In each game lost, there has been similar innings’ from the middle order.
Dhoni 9(12) (before hitting 3 sixes to get to 29 (17) and the team to 200 vs RR)
Vijay’s 10 (15) and Watson’s 14 (16) vs DC
Dhoni and Jadeja pushing the required rate up. Needed 78 off 24 before accelerating vs. SRH
Kedar Jadhav’s 7 (12) vs. KKR
Rayudu’s 40 (42) vs. RCB
The lack of game time is causing each batsman to bide their time, which is hurting the team’s overall performance. Maybe Sam Curran and Ravindra Jadeja should be pushed up the order in the next few games.
You can play for the Net Run Rate as much as you want….but you need the points on the Points Table in the first place for all that to even matter.
Stephen Fleming and MS Dhoni are known to back people even when they are struggling. The most famous example is the team management persisting with Shane Watson. Watson repaid the faith in 2018 qualifiers/finals and almost took them home in 2019 as well.
Even this year Shane Watson came back with an unbeaten 83*(53) after struggling initially.
The downside of backing match-winners? Players of the quality of Imran Tahir, Lungi Ngidi, Josh Hazlewood, and Mitchell Santner are warming the bench and young Indian talent like Jagadeesan not getting many chances.
And of course, the older the squad, the lower the fielding standards.
Where Can CSK Go From Here?
Is there still hope? Yes. CSK fan’s are recalling the 2010 campaign, when they came back from a similar position to win their maiden IPL trophy.
The Chennai Super Kings can still win, but they need to up their intensity, correct their batting order, put faith in youngsters, utilize the mid-season transfer window wisely, and some magic.
My take? Every great team has its ebbs and flows. Even a once-in-a-generation Spain football (soccer) team of the 2010 FIFA World Cup glory had to bow out in the group stages after an unbeaten run.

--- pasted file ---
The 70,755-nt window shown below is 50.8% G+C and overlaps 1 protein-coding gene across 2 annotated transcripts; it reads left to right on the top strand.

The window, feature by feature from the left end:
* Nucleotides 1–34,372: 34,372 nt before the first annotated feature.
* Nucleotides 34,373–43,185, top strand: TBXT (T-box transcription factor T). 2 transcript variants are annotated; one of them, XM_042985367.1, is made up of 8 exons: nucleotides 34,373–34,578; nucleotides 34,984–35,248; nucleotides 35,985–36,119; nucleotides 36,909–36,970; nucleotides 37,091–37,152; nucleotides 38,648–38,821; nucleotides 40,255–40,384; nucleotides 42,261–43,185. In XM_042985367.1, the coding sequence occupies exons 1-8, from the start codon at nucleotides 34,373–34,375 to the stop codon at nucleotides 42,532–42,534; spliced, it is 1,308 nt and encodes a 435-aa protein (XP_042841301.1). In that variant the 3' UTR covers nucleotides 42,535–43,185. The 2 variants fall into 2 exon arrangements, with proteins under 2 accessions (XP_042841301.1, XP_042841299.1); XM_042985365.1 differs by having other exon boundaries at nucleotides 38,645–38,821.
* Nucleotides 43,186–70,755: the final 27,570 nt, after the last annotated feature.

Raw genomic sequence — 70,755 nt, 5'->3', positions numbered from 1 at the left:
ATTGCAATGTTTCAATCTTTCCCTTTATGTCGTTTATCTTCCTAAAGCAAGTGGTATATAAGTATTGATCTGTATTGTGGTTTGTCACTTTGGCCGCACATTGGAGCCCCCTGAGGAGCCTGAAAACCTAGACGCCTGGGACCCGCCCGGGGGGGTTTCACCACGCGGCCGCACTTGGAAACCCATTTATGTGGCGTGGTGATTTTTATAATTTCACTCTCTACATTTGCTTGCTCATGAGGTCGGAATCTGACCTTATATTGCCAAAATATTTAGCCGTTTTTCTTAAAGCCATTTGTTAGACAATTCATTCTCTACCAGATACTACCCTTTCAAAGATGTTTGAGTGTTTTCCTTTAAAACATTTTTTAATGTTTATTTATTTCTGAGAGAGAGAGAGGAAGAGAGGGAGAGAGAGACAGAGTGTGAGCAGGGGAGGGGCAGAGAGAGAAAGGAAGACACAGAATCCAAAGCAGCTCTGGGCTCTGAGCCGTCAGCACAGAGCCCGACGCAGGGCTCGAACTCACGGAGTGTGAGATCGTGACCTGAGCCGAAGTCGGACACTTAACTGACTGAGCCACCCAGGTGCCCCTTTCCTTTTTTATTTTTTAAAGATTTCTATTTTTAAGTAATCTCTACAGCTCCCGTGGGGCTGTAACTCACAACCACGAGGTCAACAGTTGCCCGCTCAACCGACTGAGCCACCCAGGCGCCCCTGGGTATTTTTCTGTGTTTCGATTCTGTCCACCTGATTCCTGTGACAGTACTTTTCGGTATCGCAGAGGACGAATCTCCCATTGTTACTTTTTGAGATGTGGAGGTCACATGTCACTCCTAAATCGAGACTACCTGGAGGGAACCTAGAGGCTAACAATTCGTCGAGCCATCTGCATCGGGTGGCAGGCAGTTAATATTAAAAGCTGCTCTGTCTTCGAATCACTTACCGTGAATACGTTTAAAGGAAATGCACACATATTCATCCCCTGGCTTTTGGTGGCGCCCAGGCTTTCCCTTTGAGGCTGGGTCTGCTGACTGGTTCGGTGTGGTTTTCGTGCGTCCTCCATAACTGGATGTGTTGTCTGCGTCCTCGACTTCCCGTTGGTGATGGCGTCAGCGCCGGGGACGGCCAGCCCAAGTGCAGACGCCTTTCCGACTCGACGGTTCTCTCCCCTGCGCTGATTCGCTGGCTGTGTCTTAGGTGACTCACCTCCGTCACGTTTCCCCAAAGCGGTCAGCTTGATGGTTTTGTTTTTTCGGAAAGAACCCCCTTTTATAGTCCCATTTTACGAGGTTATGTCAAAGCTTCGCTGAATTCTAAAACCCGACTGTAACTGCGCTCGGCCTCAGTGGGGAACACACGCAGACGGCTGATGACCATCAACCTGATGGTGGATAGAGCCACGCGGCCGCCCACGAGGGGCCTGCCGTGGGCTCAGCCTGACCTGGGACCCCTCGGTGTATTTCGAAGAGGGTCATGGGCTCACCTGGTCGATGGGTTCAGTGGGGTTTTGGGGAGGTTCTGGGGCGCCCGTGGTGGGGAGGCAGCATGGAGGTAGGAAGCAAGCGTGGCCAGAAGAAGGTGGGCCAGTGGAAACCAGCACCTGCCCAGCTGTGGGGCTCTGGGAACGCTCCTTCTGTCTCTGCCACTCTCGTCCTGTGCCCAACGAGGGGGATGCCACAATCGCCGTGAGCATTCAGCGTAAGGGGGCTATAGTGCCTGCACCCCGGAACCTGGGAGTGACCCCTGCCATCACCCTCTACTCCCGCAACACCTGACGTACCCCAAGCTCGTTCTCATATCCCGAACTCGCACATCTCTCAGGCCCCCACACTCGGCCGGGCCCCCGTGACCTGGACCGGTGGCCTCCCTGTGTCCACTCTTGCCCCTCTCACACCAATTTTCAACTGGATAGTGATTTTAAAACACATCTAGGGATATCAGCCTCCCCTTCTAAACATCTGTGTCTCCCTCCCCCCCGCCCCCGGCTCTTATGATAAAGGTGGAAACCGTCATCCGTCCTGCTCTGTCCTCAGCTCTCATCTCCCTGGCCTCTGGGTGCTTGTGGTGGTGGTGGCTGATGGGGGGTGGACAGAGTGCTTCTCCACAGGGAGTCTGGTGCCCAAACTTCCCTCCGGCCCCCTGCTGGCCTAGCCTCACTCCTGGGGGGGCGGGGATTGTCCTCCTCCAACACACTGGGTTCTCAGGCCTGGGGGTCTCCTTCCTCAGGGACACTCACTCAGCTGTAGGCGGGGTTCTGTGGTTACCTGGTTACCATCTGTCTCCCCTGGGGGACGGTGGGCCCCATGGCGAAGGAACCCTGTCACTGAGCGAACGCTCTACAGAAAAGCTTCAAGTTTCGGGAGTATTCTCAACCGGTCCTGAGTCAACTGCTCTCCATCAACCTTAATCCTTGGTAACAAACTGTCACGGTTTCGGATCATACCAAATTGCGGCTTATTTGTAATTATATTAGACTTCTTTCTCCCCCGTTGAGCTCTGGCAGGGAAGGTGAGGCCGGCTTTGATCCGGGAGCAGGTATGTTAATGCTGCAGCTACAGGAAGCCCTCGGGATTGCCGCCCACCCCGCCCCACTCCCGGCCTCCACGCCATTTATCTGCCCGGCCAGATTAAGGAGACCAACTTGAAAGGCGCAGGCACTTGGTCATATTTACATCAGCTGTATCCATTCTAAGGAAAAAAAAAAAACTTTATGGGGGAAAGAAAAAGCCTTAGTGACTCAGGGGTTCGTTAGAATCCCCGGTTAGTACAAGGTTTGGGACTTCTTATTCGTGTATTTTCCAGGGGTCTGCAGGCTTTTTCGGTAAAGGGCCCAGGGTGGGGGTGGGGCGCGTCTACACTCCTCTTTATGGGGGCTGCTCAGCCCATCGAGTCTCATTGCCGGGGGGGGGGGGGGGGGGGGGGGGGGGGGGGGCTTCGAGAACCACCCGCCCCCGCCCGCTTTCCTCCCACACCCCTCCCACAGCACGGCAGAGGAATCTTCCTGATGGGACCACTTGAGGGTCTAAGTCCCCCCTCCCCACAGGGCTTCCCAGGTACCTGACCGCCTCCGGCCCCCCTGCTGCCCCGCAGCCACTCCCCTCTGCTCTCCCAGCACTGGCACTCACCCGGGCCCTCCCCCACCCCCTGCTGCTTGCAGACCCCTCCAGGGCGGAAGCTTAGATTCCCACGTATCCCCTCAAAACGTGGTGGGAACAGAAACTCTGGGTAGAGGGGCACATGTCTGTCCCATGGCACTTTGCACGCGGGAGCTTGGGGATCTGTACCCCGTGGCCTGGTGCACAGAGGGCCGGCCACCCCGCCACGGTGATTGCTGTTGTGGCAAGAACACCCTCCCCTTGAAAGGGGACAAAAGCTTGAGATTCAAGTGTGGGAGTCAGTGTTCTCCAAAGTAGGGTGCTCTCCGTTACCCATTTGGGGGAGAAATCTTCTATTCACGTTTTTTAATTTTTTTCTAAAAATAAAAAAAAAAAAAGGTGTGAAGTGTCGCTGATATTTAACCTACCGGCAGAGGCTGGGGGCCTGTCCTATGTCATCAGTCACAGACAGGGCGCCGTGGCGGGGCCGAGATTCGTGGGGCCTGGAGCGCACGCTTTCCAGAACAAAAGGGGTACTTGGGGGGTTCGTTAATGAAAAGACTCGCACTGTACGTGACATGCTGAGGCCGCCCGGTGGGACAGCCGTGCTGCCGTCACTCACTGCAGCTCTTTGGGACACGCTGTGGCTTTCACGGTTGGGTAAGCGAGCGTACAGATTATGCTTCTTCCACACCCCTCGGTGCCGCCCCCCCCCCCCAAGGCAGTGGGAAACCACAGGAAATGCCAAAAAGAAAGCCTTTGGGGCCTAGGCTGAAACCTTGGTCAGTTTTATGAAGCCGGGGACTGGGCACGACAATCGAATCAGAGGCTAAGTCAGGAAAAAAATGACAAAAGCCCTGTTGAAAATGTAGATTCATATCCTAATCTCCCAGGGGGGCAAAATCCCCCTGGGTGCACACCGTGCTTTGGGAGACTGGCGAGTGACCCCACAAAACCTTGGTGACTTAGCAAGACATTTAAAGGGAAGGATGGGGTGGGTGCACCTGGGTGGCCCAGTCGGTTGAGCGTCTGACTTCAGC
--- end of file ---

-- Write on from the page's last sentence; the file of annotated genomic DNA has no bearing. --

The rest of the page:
Every good thing comes to an end.
Some people are calling Shane Watson to retire. Others have been calling for Dhoni’s. I think it is time that the entire CSK team just retire.
Stephen Fleming and MS Dhoni have led CSK to greatness consistently for over a decade. It is time the Chennai Super Kings start afresh again.
2020 has been a grim year. CSK not qualifying for the playoffs will just set that in stone.
In this world, nothing is certain except death, taxes, and South Africa failing to win a World Cup. Faf and ABD know this too well. South African fans know this too well. The 2015 semi-final still hurts (as if the 1999, 1992, 2007, and 2011 World Cups were not bad enough).
Just to rub salt in the wound, even England (and kind of New Zealand) won in 2019 while South Africa endured a dismal campaign.
This image still resonates. Dale Steyn on his knee, Grant Elliot in a moment of great sportsmanship. On the other side, captain AB de Villiers in tears and Morne Morkel—completely shattered.
Faf and ABD: Tale of Two Heroes
Fast forward to September 2020. The IPL is back. So are Faf and ABD.
Usually it is the West Indians who dominate T20 leagues, but this IPL has been South Africa’s so far. In IPL 2020, Anrich Nortje has been a revelation, while Kagiso Rabada and Quinton de Kock continue to show the world why they are South Africa’s torchbearers to the next generation.